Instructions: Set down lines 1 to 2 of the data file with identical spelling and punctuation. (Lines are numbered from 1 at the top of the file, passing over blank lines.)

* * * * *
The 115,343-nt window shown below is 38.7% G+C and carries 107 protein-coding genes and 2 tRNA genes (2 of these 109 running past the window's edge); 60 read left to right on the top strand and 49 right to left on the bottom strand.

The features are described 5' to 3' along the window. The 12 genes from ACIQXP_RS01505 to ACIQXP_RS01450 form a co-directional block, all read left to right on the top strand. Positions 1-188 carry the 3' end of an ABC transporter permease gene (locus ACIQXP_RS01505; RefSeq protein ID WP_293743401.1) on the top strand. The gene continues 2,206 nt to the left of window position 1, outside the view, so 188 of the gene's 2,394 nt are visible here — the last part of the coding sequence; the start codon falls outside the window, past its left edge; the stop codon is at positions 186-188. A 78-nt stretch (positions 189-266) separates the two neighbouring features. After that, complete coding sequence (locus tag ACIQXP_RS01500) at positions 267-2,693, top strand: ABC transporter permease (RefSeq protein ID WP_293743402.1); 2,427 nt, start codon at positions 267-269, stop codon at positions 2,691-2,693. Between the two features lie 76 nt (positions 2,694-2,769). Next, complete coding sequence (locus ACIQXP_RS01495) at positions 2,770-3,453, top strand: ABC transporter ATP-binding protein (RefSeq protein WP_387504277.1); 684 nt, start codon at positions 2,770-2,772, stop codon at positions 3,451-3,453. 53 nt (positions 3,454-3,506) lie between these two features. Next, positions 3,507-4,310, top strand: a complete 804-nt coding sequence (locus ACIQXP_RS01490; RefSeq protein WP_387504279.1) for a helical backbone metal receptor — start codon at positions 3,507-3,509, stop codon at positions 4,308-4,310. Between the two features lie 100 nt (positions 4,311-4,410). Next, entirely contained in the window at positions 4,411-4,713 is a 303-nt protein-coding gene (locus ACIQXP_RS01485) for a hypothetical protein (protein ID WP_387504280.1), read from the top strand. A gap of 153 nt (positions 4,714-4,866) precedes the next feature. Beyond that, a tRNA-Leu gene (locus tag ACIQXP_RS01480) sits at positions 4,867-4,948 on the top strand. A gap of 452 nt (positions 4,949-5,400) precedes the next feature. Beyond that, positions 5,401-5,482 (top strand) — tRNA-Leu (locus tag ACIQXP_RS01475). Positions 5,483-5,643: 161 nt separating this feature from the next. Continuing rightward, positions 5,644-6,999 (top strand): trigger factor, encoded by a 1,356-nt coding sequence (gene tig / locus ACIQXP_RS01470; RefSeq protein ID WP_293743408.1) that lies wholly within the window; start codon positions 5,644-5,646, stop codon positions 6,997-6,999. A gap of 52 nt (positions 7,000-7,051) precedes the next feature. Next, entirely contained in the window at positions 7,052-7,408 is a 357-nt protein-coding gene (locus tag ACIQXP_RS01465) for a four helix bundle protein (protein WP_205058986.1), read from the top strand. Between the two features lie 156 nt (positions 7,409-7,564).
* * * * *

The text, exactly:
The 115,343-nt window shown below is 38.7% G+C and carries 107 protein-coding genes and 2 tRNA genes (2 of these 109 running past the window's edge); 60 read left to right on the top strand and 49 right to left on the bottom strand.

The features are described 5' to 3' along the window. The 12 genes from ACIQXP_RS01505 to ACIQXP_RS01450 form a co-directional block, all read left to right on the top strand. Positions 1-188 carry the 3' end of an ABC transporter permease gene (locus ACIQXP_RS01505; RefSeq protein ID WP_293743401.1) on the top strand. The gene continues 2,206 nt to the left of window position 1, outside the view, so 188 of the gene's 2,394 nt are visible here — the last part of the coding sequence; the start codon falls outside the window, past its left edge; the stop codon is at positions 186-188. A 78-nt stretch (positions 189-266) separates the two neighbouring features. After that, complete coding sequence (locus tag ACIQXP_RS01500) at positions 267-2,693, top strand: ABC transporter permease (RefSeq protein ID WP_293743402.1); 2,427 nt, start codon at positions 267-269, stop codon at positions 2,691-2,693. Between the two features lie 76 nt (positions 2,694-2,769). Next, complete coding sequence (locus ACIQXP_RS01495) at positions 2,770-3,453, top strand: ABC transporter ATP-binding protein (RefSeq protein WP_387504277.1); 684 nt, start codon at positions 2,770-2,772, stop codon at positions 3,451-3,453. 53 nt (positions 3,454-3,506) lie between these two features. Next, positions 3,507-4,310, top strand: a complete 804-nt coding sequence (locus ACIQXP_RS01490; RefSeq protein WP_387504279.1) for a helical backbone metal receptor — start codon at positions 3,507-3,509, stop codon at positions 4,308-4,310. Between the two features lie 100 nt (positions 4,311-4,410). Next, entirely contained in the window at positions 4,411-4,713 is a 303-nt protein-coding gene (locus ACIQXP_RS01485) for a hypothetical protein (protein ID WP_387504280.1), read from the top strand. A gap of 153 nt (positions 4,714-4,866) precedes the next feature. Beyond that, a tRNA-Leu gene (locus tag ACIQXP_RS01480) sits at positions 4,867-4,948 on the top strand. A gap of 452 nt (positions 4,949-5,400) precedes the next feature. Beyond that, positions 5,401-5,482 (top strand) — tRNA-Leu (locus tag ACIQXP_RS01475). Positions 5,483-5,643: 161 nt separating this feature from the next. Continuing rightward, positions 5,644-6,999 (top strand): trigger factor, encoded by a 1,356-nt coding sequence (gene tig / locus ACIQXP_RS01470; RefSeq protein ID WP_293743408.1) that lies wholly within the window; start codon positions 5,644-5,646, stop codon positions 6,997-6,999. A gap of 52 nt (positions 7,000-7,051) precedes the next feature. Next, entirely contained in the window at positions 7,052-7,408 is a 357-nt protein-coding gene (locus tag ACIQXP_RS01465) for a four helix bundle protein (protein WP_205058986.1), read from the top strand. Between the two features lie 156 nt (positions 7,409-7,564).